Drug policy, like any other public policy, should be informed by science, not by political agenda or financial gain. Also, when shown to be factually wrong, ineffective and/or counter-productive, it should be reexamined and changed. This has not been the case with the cannabis plant.
Sadly, there is a great deal of unscientific propaganda still floating around. This is nothing new, stretching at least back to Pope Innocent’s witch hunts in the 15th century. And still, much of modern scientifically inaccurate, wrong, and just plain false neo-prohibitionist propaganda is propagated by those with a vested interest in generating unwarranted fears about cannabis.
The list of those with a horse in the race (e.g., whose bottom line is helped by spreading misinformation), whose job and/or profit benefits from ignoring the medicinal benefits of cannabis is long. It includes but is not limited to so-called addictionologists, prison guards, narcotics officers, police and sheriffs, owners and builders of private prisons, and elected officials.
The therapeutic index of cannabis is estimated to be somewhere between 4,000:1 to 40,000:1. We don’t really know what it is because no one has ever died from an overdose of natural cannabis. This is because there are few or no CB1 receptors in the brain stem so there is NO respiratory depression from cannabinoids. Respiratory depression can be caused by many psychoactive drugs such as Benzodiazepines, alcohol, anti-depressants and opiates. By comparison, lithium, a commonly used treatment for bipolar disorder, is 1:2.
As most people who have tried cannabis (estimated to be more than one-hundred million of our fellow U.S. citizens) know, the effects can often be quite pleasant and the side effects, such as they are, are mild and less often seen in people with serious medical conditions. Like all therapeutic agents, cannabis has acute side effects for some, which may include anxiety, paranoia, dysphoria, and cognitive impairment. These side effects appear to be dose related and tend to occur in naïve users.
Because of all of this, in 1988 Judge Francis Young, the DEA’s Chief Administrative Law Judge, after a two-year rescheduling hearing, recommended rescheduling cannabis to Schedule II, adding “cannabis was one of the safest therapeutic agents known to man.” Obviously, that still hasn’t happened.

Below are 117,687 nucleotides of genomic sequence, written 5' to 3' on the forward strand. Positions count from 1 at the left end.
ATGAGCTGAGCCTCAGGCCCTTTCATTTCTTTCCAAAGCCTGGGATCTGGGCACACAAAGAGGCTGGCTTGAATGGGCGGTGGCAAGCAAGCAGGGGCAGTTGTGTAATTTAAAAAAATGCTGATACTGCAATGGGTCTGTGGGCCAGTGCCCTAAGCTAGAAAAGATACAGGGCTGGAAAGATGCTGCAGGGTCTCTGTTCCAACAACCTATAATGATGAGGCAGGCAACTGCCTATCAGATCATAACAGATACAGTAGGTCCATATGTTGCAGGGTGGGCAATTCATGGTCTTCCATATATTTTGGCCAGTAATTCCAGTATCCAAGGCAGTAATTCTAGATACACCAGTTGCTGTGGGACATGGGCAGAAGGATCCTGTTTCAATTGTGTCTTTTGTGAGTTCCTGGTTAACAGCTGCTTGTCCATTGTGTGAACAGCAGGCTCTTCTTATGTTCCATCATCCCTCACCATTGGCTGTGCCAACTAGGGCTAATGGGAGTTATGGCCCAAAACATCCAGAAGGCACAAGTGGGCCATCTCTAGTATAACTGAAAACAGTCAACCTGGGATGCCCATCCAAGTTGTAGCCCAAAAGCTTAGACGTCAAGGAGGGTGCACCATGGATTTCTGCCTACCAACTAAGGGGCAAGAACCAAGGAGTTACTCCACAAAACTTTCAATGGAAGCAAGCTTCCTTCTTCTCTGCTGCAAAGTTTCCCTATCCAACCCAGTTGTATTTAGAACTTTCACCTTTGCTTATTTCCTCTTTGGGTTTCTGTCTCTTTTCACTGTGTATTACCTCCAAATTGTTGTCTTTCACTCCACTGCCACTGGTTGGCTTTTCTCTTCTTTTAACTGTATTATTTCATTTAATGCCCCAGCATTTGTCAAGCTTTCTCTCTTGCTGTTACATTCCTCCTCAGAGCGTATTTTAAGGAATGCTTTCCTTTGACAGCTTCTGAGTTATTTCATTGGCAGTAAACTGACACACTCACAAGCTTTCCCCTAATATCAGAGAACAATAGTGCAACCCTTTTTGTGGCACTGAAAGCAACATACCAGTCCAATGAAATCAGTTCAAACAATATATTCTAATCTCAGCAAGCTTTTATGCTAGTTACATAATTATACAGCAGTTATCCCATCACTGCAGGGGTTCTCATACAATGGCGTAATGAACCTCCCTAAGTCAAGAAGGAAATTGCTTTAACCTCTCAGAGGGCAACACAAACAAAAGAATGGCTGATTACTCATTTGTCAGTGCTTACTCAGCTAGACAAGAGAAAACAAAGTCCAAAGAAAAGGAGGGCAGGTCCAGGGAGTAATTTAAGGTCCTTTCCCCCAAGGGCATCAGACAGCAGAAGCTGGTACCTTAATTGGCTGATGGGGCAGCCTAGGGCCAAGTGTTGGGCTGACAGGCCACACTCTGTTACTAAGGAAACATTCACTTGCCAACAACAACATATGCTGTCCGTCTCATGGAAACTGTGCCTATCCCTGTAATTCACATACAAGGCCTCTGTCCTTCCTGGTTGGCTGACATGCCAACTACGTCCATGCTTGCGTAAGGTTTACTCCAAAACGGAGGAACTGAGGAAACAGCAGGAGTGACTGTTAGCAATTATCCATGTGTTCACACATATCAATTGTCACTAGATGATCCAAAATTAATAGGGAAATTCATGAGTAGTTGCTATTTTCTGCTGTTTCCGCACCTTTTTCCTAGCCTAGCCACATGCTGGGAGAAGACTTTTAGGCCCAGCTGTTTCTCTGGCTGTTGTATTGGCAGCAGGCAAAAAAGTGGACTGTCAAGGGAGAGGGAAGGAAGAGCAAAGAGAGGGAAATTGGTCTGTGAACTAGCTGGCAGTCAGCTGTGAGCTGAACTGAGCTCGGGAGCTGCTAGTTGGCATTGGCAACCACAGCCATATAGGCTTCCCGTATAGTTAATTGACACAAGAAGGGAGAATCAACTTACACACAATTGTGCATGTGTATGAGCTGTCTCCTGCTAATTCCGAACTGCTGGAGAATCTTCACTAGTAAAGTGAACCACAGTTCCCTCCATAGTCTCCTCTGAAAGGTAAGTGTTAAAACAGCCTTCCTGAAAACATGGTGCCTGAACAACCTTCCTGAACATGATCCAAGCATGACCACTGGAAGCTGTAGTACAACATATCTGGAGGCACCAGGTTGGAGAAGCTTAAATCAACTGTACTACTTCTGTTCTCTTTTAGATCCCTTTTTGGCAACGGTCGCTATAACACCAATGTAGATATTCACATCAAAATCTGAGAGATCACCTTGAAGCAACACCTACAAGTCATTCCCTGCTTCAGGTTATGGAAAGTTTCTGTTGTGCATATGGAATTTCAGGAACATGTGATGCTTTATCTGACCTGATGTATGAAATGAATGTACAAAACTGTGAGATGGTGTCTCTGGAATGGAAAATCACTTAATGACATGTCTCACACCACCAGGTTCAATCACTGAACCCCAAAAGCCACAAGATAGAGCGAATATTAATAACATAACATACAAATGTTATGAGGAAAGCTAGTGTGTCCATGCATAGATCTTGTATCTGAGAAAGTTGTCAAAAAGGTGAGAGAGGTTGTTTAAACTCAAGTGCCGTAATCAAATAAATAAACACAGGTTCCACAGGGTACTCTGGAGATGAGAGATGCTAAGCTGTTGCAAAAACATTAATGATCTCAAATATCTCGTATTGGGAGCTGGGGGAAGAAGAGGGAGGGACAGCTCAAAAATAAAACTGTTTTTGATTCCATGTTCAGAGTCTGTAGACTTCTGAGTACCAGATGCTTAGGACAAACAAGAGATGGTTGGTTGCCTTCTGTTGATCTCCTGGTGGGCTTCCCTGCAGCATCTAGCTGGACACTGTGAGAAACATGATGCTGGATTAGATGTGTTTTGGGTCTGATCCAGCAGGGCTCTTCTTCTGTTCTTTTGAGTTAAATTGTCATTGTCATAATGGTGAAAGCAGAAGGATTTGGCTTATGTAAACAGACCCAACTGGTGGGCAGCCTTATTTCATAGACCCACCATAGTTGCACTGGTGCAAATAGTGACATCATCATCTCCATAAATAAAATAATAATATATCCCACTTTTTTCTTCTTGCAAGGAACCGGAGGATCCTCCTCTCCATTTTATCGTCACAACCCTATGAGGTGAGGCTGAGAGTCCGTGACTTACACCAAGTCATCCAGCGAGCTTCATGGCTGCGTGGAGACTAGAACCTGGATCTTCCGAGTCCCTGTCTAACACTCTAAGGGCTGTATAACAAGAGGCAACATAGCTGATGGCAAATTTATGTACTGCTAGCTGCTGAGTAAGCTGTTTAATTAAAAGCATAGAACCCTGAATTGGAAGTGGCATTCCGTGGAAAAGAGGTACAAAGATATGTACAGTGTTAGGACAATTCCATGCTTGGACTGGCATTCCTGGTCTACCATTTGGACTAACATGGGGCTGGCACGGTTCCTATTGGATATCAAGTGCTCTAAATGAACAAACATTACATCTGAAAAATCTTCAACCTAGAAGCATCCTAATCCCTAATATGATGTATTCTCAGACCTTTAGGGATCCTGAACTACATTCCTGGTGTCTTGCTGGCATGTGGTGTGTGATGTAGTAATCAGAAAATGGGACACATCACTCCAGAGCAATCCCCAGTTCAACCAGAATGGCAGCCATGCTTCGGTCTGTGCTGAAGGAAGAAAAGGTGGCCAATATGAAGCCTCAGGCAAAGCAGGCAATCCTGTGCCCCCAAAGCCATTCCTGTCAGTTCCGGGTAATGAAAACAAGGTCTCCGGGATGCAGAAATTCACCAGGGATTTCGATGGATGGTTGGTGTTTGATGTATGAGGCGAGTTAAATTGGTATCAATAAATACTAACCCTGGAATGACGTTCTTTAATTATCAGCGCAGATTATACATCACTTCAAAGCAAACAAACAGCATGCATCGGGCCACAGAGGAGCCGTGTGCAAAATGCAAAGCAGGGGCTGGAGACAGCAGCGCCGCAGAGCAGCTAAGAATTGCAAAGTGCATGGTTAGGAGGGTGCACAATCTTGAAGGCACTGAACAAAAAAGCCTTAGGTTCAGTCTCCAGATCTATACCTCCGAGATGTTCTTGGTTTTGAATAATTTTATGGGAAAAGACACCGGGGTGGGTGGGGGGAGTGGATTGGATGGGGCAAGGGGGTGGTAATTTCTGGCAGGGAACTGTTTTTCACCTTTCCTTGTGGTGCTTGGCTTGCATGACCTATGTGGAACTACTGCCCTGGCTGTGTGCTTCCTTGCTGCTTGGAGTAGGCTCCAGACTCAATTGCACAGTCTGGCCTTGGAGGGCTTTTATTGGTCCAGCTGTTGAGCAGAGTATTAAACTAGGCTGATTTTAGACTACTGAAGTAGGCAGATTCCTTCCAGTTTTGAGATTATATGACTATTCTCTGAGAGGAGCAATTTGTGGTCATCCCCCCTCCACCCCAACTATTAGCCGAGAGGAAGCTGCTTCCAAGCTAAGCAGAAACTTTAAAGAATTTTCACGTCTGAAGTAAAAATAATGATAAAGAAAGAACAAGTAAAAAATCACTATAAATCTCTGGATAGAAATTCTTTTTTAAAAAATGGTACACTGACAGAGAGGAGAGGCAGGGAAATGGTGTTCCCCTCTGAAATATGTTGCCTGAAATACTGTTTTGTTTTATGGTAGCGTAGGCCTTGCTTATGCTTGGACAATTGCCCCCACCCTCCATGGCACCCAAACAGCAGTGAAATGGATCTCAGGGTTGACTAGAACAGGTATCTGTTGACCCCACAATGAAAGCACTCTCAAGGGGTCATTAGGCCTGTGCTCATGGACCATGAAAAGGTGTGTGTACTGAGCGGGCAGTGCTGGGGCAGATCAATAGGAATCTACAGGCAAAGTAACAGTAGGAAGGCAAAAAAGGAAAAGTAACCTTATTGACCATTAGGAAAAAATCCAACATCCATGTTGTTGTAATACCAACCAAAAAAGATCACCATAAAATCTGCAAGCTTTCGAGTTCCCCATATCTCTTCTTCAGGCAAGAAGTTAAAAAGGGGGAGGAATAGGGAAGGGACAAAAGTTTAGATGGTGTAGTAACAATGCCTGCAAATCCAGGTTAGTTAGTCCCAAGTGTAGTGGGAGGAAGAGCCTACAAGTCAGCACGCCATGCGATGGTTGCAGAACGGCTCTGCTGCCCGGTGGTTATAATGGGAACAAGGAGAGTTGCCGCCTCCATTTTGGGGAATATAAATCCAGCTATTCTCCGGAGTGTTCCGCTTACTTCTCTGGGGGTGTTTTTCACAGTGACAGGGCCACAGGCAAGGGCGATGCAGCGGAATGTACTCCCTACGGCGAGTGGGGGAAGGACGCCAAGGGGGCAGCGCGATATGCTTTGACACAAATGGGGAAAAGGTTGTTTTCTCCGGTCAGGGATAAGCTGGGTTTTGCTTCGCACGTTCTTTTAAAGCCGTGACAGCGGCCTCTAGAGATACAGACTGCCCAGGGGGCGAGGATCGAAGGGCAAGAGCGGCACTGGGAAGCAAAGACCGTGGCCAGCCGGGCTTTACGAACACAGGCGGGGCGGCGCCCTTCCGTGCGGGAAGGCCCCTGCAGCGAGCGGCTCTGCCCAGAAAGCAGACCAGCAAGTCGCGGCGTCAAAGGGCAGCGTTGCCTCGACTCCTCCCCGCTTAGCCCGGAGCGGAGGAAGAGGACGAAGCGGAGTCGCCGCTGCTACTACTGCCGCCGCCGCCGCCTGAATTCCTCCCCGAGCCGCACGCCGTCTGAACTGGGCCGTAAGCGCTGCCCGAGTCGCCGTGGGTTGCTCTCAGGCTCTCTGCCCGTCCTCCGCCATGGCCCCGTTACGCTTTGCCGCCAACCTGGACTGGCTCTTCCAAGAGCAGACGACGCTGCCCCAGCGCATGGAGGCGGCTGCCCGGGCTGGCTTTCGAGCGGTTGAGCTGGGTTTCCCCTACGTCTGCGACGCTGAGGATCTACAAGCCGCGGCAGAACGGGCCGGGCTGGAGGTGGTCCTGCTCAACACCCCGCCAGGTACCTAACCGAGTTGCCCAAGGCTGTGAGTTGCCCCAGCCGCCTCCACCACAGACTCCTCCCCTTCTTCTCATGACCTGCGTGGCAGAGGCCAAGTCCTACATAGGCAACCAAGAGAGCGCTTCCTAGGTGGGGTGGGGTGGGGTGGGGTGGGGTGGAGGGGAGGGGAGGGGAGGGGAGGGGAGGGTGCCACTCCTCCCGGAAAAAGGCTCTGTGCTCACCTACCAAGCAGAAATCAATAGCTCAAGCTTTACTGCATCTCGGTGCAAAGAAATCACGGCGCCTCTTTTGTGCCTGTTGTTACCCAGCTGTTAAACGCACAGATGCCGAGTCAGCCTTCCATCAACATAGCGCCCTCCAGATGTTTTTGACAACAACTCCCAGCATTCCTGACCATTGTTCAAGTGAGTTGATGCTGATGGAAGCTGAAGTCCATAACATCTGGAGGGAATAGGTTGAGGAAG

We can thank the U.S. federal government’s Independent New Drug (IND) program, instituted in 1978, for teaching us that there are no troubling chronic effects from regular long-term use of cannabis. A 2004 study by Dr. Ethan Russo and Mary Lynn Mathre, RN, performed a battery of tests and physical exams on several long time IND patients who had been using government-supplied cannabis for over 25 years. They found these long-time medicinal cannabis patients to have had no adverse health effects from their decades-long respiratory consumption of 7.5 to 9 pounds of cannabis per year.
We have plenty of data to demonstrate the safety of cannabis. Not only the government’s IND program but also epidemiology studies demonstrate that there are no proven long term adverse effects of cannabis use.
Addiction to Cannabis? NO
Propagandists will say marijuana can be addictive. Cannabis addiction cannot be found in the DSM-V because it is a misuse of the word “addiction”. There is a dependency risk to cannabis, however, and that dependency risk is one we have with other medications and/or recreational substances. As substance abuse experts Drs. Hennigfield and Benowitz pointed out years ago, the dependency risk of cannabis is less than coffee. The 1972 report of the Nixon Marijuana Commission debunked the idea that cannabis is addictive.
Cognition/IQ – No Effect
Another common fear is the possibility that cannabis use is linked to adverse cognitive effects. Studies that purport to show these effects are poorly done. A prime example is that they do not control for important variables such as use of other drugs, traumatic brain injury, PTSD, other medical conditions, growing up in a dysfunctional family, and/or environmental factors. One study cited to support the bogus claim found a reduction in IQ of 8 points in long-time users. This has not been replicated. Several studies including a recent twin study done by UCLA and University of Minnesota showed that this adverse IQ was not true. In fact, cannabis has helped many with ADD and ADHD pay better attention and raise their academic scores from C’s and D’s to A’s and B’s.
One of the most egregious allegations is that cannabis can change brain structure. Those trying to make the case point to effects in the hippocampus, amygdala and prefrontal cortex. Of course, there are effects on this part of the brain, because it is where many CBl receptors are located. This is why cannabis has such beneficial effects on treating anxiety, depression and impulse control.
Another canard is that regular use is linked to an increased risk of psychotic symptoms. This too is untrue. If it were true, epidemiology would show an increased incidence of psychotic behavior in the 70s or 80s because of the pervasive use of cannabis. There has been no such increase. Over the past 60 years the incidence of psychosis has stayed flat or slightly declined. Instead, cannabis has been shown to be beneficial in the treatment of bipolar disorder and schizophrenia.
Then there are those who insist that cannabis is linked to lower educational attainment. This too is untrue. The work of Dr. Melanie Dreher, Dean of Rush Medical School, School of Nursing, with children exposed to cannabis in utero and in breast milk demonstrated that these children did better in school and reached their developmental landmarks sooner than those children whose mothers did not use cannabis in pregnancy.